2.6. Sample Collection over Time

Samples of faeces and haemolymph were collected at three different time points (T1–T3) in the 10 days following inoculation (days post inoculation: dpi) to track the dynamics and spread of infection, as well as shedding of virus in faeces. Time point T1 was at 2 dpi for honeybees and 3 dpi for bumblebees. The difference in timing was chosen to account for the known high susceptibility of honeybees to DWV-B [34]. Time points T2 and T3 were at 6 and 10 dpi, respectively. Haemolymph was also sampled from untreated honeybees and bumblebees as an additional control to assess the infection status of experimental bees emerging from the colonies before the inoculation process (=0 dpi/T0).

2.7. Collection of Haemolymph Samples

The method for obtaining haemolymph largely followed [35]. Bees were immobilised on ice to reduce stress during sample collection and fixated on Styrofoam using insect pins. The abdomen was then cleaned using cotton swabs soaked in 75% ethanol. Bumblebee abdomens were carefully shaved on the spot of sample collection using a razor blade before disinfection of the abdomen. Using a binocular microscope, self-pulled pointed capillaries (micropipette 10 μL; BLAUBRAND® intraMARK, Taufkirchen, Germany) were carefully inserted laterally into the integument between the second and third dorsal tergites. A few seconds after haemolymph was drawn from the bee, the capillary was carefully removed and the haemolymph sample transferred to a 0.5 mL microfuge tube, briefly centrifuged to bring haemolymph droplets to the tube’s base, placed on dry ice, and then stored individually at −80 °C. From 0.5–2 μL of haemolymph was collected per bee.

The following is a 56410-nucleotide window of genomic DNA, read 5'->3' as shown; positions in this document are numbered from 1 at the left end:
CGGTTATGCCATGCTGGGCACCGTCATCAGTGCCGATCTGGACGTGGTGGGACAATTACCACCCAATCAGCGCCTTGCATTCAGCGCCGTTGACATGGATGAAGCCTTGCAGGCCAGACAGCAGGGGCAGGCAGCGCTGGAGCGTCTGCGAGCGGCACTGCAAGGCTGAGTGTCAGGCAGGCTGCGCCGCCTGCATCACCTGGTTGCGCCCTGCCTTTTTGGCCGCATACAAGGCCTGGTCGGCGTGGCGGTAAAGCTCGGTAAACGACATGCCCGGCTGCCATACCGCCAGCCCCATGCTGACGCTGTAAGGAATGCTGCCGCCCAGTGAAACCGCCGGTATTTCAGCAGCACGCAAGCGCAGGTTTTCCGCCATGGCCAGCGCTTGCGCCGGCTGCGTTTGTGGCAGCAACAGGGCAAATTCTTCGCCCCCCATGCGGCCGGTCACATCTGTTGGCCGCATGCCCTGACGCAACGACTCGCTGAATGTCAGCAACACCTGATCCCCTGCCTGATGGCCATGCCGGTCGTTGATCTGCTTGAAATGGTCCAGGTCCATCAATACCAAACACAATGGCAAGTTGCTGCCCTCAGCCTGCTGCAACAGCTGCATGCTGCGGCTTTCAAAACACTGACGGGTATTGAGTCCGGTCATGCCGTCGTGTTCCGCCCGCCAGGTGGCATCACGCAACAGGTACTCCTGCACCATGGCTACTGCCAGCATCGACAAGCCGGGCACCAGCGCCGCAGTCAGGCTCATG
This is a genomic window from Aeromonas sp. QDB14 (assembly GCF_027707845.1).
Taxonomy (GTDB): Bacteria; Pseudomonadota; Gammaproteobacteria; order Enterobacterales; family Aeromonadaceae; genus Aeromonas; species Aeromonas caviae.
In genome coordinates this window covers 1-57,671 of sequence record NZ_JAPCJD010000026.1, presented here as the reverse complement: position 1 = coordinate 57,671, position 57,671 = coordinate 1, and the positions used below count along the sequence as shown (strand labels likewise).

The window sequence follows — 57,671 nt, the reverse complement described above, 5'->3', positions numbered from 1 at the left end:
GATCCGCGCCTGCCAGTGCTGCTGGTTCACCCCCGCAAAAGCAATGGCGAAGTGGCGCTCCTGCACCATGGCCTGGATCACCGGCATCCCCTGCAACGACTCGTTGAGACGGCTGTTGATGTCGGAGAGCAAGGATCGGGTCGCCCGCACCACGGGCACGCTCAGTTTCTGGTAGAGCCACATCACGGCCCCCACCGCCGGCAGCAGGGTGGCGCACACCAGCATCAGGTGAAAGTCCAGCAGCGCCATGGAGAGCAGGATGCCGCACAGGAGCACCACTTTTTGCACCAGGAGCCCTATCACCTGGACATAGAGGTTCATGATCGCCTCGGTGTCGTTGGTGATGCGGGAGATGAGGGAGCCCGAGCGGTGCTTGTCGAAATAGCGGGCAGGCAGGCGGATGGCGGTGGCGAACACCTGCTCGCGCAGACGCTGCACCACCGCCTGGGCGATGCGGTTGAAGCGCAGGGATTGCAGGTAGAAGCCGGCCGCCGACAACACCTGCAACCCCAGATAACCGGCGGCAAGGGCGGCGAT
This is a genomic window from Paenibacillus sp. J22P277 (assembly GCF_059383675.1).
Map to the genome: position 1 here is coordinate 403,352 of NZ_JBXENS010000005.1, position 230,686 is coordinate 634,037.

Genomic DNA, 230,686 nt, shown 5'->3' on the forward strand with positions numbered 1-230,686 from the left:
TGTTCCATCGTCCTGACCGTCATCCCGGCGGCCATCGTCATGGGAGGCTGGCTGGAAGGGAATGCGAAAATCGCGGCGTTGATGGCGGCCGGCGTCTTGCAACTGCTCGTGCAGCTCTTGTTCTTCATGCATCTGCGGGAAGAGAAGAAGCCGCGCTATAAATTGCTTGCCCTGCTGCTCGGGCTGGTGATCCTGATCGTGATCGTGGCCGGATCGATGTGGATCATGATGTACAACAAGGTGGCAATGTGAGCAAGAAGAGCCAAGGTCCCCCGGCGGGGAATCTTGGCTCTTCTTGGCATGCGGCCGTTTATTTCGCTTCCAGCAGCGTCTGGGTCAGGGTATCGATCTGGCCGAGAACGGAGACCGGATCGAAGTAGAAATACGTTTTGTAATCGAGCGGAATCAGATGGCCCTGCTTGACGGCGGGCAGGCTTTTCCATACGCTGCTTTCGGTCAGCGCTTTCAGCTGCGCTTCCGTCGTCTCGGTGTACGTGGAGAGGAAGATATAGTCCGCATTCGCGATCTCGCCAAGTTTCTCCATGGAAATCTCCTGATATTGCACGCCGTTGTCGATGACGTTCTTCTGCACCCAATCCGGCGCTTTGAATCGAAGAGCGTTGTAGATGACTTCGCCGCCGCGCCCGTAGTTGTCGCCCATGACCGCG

2.8. Collection of Faecal Samples

To obtain faecal samples, honeybees were first immobilised on ice. By applying gentle pressure on the honeybee’s abdomen, the faecal sample was directly collected into a 0.5 mL tube, briefly centrifuged, and placed on dry ice. Samples were stored at −80 °C until further analysis. Bumblebees were transferred to individual plastic beakers and observed for a maximum of 15 min until they defecated; bees that did not defecate were returned to their metal cage. Each faecal sample was transferred to an individual 0.5 mL tube using a pipette, briefly centrifuged, placed directly on dry ice, and subsequently stored at −80 °C until further analysis. The volume of collected faecal samples varied between 0.5 and 32 μL.

2.9. Viral RNA Extraction

Viral RNA was extracted from faecal samples by diluting each sample to 1:10 in potassium phosphate buffer (0.5 M, pH 8.0). The maximum volume of crude faeces used for RNA extraction was set to 20 μL, i.e., the maximum input volume was 200 μL of diluted faeces (Table S2, Supplementary Material). Diluted samples were briefly vortexed and then centrifuged for 10 min at 4000× g. RNA was extracted from the supernatant using the High Pure Viral Nucleic Acid Kit (Roche Life Science, Penzberg, Germany) following the manufacturer’s instructions. This extraction kit contains a poly(A) carrier RNA that is added to each sample to help the elution of small quantities of RNA from the column. As recommended, ten minutes of incubation was included in this first step. Finally, RNA was eluted in 50 μL of elution buffer.